When starting out, solo practitioners have to find clients. The traditional way, through networking and advertising, will get mixed results. So some think outside the box and try to find new ways to get people’s attention. Some attorneys have fantasized about setting up a hybrid business combining law and something else.
Law practice can successfully complement other work because of overlap. It is not unusual to see attorney/CPAs practicing in the areas of tax, business, and finance. I have also seen estate planning attorneys double as financial planners. And I have seen too many real estate lawyers work as sales agents or brokers on the side.
But once in a while, someone proposes a business that tries to combine law practice with something that seems totally unrelated, such as clothing sales or a bakery (I know some attorneys who have actually proposed these). These ideas sound crazy and in most cases go no further than that. But a brave few have ran with it. And some are seriously considering it in light of the terrible job market.
While I don’t want to wish ill on someone who is legitimately trying to make a living and taking a risk, I think most legal hybrid business plans are not viable. Not to mention sounding silly. Click onwards to find out why…
The premise behind these legal fusion businesses — usually involving retail sales — is that the retail aspect of the business will bring in lots of people. Some of them may need legal assistance and do not know a lawyer they can call. Right. I think few people going to a mall shopping for jeans or a purse have an immediate need of a lawyer. If they did, they would have found someone the old-fashioned way — the internet.
Not only that, there are some issues that need to be addressed even before this venture gets started.
The first is the cost in terms of money and time. If you are going to run a law firm/boutique bakery, you will have to know how to run both businesses. You will also need startup funds for overhead. Thankfully, law practice requires minimal overhead (at least initially). But running a bakery will require you to immediately buy or lease lots of equipment, hire employees, and lease a prime location. Also, you will have to spend a lot of time keeping up with the latest news and trends for both businesses. Not only will you have to keep up with new case law and legislation, you will also need to know the latest flavors and experiment with new ingredients for the new eclair or red velvet cupcake. And you may need to set up separate limited liability entities for each of your businesses. If you are unfortunate enough to get a malpractice judgment, you don’t want your new creditor to take your ovens and kitchen equipment.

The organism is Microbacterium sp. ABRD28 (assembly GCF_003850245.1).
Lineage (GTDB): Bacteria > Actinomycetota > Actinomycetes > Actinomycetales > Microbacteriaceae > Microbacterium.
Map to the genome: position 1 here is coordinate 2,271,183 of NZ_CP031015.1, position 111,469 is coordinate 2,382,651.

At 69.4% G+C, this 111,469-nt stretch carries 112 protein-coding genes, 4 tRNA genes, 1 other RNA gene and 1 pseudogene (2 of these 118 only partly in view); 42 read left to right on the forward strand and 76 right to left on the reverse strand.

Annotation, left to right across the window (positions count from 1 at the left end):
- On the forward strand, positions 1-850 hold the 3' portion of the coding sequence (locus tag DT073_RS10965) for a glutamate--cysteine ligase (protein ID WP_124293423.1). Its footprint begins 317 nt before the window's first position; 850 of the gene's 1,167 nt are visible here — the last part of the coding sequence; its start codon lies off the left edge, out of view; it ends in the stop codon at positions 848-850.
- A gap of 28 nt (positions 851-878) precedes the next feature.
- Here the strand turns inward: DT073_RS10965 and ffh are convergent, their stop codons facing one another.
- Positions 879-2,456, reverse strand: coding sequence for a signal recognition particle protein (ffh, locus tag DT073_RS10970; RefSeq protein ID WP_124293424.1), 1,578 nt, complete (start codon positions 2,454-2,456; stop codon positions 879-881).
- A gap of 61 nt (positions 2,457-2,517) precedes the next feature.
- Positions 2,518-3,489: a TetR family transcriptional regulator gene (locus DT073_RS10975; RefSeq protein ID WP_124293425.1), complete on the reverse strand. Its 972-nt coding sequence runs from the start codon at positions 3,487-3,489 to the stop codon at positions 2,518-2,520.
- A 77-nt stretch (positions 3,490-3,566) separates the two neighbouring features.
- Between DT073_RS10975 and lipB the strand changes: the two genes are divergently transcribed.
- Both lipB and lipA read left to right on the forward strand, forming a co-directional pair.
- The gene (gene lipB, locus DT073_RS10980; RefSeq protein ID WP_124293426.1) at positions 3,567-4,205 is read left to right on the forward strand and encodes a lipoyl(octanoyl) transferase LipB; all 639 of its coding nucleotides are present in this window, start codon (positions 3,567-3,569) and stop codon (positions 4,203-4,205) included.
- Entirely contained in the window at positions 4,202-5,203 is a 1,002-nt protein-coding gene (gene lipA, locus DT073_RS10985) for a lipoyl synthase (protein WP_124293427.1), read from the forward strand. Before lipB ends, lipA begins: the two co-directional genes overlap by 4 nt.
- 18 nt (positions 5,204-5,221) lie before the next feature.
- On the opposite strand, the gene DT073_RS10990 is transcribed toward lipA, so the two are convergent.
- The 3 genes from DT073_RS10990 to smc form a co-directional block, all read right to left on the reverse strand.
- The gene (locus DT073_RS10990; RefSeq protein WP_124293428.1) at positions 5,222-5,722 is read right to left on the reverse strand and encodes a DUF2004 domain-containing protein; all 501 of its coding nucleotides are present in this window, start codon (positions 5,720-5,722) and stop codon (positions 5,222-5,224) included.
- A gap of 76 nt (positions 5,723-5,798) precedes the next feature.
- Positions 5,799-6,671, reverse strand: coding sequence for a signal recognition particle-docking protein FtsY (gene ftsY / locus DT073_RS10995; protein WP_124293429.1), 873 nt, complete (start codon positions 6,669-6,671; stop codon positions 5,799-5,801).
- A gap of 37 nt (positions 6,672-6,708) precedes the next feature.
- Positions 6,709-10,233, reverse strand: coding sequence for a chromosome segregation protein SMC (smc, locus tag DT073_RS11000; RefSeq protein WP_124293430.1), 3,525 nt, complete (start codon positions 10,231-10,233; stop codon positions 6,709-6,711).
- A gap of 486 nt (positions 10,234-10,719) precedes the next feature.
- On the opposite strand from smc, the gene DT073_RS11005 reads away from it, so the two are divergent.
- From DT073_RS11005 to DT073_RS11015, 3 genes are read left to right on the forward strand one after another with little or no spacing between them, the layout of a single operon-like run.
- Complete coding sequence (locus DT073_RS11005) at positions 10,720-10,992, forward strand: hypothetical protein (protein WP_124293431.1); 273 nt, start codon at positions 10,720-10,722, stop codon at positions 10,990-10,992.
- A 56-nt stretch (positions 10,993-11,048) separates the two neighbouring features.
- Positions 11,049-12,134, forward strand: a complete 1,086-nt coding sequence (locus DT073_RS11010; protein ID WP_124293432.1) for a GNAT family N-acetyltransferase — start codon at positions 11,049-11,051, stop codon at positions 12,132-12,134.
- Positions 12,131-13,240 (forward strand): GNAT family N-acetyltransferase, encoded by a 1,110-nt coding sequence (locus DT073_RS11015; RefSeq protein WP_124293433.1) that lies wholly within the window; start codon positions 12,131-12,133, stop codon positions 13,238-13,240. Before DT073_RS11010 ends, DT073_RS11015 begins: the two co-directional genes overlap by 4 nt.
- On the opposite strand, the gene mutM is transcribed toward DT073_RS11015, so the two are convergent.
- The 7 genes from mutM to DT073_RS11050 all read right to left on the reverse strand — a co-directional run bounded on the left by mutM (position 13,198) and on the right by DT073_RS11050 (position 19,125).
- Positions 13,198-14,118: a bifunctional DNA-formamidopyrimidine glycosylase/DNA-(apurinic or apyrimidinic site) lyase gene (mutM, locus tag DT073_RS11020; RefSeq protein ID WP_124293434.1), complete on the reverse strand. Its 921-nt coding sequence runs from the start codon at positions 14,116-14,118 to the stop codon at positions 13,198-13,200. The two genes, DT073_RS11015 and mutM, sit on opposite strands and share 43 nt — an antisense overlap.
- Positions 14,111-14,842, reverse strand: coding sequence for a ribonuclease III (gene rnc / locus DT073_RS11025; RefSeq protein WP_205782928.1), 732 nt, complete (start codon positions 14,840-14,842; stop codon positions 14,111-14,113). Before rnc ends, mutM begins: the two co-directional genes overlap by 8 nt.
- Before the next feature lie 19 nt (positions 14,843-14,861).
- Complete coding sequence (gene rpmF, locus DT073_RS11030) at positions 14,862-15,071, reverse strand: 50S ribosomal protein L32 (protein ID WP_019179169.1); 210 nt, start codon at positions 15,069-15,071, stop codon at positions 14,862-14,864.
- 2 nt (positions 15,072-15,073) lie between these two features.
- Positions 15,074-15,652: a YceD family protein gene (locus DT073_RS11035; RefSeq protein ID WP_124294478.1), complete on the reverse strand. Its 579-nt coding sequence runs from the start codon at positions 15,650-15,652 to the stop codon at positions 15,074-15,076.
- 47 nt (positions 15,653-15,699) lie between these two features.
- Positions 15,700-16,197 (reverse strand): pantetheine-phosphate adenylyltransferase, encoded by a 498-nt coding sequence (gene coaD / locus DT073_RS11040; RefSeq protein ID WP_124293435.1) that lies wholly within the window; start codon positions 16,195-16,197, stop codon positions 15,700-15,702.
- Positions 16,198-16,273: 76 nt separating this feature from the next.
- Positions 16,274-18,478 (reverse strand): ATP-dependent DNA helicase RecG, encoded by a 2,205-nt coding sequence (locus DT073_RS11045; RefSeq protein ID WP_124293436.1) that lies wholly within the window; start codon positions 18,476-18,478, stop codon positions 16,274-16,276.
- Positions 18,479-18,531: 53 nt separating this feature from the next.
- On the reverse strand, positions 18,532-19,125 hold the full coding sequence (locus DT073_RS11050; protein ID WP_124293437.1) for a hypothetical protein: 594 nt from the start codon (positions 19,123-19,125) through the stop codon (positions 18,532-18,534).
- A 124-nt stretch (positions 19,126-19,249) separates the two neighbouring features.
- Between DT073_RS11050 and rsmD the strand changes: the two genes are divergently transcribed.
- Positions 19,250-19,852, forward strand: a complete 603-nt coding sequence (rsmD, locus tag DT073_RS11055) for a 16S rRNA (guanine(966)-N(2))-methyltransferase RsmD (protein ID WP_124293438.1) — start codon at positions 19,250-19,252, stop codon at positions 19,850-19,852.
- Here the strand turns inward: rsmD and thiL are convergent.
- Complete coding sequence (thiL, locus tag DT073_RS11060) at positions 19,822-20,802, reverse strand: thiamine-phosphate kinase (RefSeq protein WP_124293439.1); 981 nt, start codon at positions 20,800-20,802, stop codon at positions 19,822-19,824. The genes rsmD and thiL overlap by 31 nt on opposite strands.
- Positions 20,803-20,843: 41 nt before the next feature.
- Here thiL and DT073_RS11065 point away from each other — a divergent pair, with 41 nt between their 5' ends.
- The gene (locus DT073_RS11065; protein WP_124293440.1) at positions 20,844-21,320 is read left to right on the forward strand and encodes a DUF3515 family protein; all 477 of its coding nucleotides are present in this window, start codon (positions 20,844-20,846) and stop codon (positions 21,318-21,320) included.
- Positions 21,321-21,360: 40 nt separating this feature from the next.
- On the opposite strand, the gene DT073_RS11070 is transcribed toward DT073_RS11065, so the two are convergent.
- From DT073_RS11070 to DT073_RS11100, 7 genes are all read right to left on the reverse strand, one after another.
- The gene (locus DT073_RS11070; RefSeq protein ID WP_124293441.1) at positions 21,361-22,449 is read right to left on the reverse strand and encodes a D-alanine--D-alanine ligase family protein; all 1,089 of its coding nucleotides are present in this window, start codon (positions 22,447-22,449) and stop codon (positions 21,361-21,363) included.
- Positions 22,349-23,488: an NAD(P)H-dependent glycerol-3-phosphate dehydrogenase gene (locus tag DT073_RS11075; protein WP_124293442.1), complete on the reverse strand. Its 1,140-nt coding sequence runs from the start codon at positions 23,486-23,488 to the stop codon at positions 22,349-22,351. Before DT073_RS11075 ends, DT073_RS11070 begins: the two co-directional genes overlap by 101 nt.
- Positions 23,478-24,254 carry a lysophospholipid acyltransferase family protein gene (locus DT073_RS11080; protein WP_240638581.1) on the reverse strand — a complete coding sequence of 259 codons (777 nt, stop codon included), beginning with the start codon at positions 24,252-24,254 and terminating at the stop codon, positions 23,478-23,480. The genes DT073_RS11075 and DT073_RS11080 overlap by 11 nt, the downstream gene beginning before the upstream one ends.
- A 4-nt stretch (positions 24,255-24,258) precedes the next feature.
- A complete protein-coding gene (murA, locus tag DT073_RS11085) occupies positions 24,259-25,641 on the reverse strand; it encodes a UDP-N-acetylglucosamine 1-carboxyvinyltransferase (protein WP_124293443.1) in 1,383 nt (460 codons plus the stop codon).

The second issue is professional ethics. While I won’t get into substantive matters, I think most state professional ethics codes were passed not contemplating that lawyers would one day set up law firms/fried-chicken restaurants. If you have a lot of customers in your store and one just happens to need legal advice as opposed to the three-piece extra-crispy with biscuits and cole slaw, will you have a separate space that doesn’t resemble a broom closet where the two of you can talk privately? If not, then you may have attorney-client privilege problems.
Also, you may be unattractive to certain clients and to other attorneys who give out referrals. As a general rule, I try to refer potential clients to specialists over generalists. And I would have serious reservations about referring potential clients to a lawyer/auto mechanic unless I know the owner very well or the client also needs to get his car’s oil changed. Also, I’ve heard anecdotally that most clients want someone who practices law 100% of the time. Otherwise it gives the impression that a lawyer is not successful and needs a side job to make ends meet.
Finally, you have to consider the possibility that it will one day be easier to focus on one business and let the other one go or seriously downsize it. Some businesses are just so incompatible that it is impossible to make them work together. Eventually, you will find that one of the businesses is making more money or the other one is continually generating losses with no hope of recovery. Or you may enjoy selling or curating art more than drafting and reviewing the sale contracts. Or you just don’t have time to run both at the same time.
It is only fair to point out that it is possible to run a hybrid business. If you do it right, you will have two successful businesses instead of one. But even then, at some point, it will be financially and legally prudent to separate both business into their own entities. You can run one business and hire someone else to manage the other business.
I think the fundamental question to ask is, “Why am I setting up a hybrid legal entity?” Is it because you see a genuine money-making opportunity after doing the proper research? Or are you doing it because you cannot find a job and want to take a serious risk just to see what happens? The latter is likely to lead to failure, especially if you are new.
Shannon Achimalbe was a former solo practitioner for five years before deciding to sell out and get back on the corporate ladder. Shannon can be reached at firstname.lastname@example.org.